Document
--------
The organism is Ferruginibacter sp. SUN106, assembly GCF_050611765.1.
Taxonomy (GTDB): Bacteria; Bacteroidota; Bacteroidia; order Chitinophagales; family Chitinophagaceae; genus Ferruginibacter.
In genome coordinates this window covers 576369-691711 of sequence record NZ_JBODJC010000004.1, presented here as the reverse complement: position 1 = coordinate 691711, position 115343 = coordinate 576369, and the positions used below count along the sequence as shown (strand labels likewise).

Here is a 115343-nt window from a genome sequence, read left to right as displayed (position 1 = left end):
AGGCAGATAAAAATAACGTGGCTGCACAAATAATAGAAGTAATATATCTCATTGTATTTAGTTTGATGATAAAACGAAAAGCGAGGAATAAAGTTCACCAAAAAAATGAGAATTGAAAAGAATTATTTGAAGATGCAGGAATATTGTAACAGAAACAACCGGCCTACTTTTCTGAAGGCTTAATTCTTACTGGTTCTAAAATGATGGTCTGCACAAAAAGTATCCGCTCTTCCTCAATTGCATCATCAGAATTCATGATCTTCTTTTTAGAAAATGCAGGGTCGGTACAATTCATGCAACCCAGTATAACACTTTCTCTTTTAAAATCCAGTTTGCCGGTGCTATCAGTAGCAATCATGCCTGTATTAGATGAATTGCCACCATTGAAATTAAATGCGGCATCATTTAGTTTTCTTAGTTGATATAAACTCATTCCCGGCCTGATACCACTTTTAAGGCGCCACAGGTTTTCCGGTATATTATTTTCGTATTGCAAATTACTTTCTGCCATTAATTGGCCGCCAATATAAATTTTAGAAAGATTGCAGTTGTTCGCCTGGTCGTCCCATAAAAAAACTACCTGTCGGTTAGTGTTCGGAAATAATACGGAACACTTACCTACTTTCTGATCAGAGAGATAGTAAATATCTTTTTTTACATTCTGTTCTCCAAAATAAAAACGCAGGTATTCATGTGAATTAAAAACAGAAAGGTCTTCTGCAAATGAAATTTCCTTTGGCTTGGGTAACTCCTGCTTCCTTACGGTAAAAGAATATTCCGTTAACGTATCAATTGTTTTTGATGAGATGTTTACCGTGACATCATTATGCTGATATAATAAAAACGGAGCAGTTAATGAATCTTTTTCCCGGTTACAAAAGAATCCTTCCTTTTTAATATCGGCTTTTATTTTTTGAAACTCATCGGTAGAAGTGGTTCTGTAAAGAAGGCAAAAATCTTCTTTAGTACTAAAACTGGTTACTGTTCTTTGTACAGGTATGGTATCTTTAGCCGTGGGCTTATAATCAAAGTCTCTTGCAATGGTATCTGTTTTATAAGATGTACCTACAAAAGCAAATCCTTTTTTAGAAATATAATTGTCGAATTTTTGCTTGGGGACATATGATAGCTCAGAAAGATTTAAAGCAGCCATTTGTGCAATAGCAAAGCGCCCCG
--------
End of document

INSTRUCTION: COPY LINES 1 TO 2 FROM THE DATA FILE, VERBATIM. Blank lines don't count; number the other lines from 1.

The organism is Ferruginibacter sp. SUN106, assembly GCF_050611765.1.
Taxonomy (GTDB): Bacteria; Bacteroidota; Bacteroidia; order Chitinophagales; family Chitinophagaceae; genus Ferruginibacter.